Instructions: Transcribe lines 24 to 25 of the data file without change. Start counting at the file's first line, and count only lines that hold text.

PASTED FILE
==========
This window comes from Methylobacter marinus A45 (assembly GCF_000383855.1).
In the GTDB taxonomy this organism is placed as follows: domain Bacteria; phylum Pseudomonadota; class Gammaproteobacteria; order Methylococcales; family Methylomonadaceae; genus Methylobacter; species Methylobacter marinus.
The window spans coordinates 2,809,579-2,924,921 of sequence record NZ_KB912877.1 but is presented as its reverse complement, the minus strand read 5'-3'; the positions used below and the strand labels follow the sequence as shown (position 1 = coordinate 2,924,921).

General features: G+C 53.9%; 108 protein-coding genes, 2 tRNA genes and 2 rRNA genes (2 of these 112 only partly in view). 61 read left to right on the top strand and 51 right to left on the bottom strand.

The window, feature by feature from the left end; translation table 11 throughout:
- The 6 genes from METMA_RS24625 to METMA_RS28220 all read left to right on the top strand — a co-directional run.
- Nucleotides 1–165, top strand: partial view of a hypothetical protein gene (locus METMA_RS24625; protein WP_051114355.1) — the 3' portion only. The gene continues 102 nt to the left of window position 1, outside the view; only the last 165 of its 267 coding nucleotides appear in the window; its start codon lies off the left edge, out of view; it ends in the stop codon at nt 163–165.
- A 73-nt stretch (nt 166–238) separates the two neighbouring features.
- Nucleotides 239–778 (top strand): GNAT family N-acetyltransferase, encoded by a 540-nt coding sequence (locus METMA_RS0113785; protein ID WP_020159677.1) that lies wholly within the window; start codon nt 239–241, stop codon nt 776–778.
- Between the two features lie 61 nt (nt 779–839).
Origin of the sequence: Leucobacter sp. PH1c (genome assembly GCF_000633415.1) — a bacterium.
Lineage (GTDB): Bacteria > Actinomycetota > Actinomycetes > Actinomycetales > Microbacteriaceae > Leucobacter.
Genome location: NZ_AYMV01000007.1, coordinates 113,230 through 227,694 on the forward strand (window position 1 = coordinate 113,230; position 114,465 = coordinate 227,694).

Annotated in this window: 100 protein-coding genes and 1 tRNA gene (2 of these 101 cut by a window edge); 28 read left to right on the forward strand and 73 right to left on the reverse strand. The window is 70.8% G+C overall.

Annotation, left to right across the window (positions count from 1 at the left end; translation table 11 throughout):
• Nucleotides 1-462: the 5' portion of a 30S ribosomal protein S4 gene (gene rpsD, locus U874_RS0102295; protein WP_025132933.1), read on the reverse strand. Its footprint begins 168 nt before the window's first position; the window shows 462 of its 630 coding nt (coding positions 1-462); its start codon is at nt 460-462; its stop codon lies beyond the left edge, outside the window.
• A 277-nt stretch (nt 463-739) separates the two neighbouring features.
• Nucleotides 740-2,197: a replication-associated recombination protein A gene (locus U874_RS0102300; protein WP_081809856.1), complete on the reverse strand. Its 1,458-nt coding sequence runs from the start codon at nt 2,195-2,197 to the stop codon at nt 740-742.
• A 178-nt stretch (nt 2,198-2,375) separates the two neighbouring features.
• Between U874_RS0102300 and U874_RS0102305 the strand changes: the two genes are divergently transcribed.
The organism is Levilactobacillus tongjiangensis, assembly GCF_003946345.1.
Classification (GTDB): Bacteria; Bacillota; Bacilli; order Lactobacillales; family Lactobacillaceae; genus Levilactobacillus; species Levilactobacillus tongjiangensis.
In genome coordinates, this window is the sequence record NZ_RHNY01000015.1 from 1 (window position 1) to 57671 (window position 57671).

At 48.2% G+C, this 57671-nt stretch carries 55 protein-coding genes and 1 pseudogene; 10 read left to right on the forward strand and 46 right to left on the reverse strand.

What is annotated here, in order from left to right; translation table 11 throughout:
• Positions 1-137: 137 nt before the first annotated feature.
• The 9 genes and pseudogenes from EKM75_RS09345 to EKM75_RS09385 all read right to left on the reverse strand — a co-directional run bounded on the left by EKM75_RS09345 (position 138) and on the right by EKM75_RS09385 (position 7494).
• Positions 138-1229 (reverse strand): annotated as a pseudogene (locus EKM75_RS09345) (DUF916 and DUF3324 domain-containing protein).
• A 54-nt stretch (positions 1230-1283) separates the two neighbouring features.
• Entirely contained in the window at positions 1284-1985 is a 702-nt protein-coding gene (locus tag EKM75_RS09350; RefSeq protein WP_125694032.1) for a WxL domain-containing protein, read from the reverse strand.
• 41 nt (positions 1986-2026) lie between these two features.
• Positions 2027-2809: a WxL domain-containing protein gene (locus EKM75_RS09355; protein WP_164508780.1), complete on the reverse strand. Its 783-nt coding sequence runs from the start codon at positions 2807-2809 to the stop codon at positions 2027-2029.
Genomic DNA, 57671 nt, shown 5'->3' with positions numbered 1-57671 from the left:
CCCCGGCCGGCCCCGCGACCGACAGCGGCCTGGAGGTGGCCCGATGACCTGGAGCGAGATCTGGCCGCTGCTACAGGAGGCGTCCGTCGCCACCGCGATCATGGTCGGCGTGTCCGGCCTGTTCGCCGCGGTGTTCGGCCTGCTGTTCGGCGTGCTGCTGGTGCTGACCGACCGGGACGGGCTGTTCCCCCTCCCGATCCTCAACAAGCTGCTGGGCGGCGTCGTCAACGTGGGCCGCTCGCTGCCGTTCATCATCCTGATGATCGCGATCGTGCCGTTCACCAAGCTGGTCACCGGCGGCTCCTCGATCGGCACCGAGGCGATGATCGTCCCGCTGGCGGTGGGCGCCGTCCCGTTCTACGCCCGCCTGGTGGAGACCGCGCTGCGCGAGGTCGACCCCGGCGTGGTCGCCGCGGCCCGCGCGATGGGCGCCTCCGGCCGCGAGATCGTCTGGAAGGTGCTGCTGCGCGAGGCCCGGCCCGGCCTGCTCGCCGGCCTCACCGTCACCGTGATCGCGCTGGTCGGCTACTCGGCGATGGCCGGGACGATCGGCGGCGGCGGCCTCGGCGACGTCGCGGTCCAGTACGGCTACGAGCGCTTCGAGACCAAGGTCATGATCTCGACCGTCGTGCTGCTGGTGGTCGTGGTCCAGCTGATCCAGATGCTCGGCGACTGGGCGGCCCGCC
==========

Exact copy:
At 48.2% G+C, this 57671-nt stretch carries 55 protein-coding genes and 1 pseudogene; 10 read left to right on the forward strand and 46 right to left on the reverse strand.

What is annotated here, in order from left to right; translation table 11 throughout: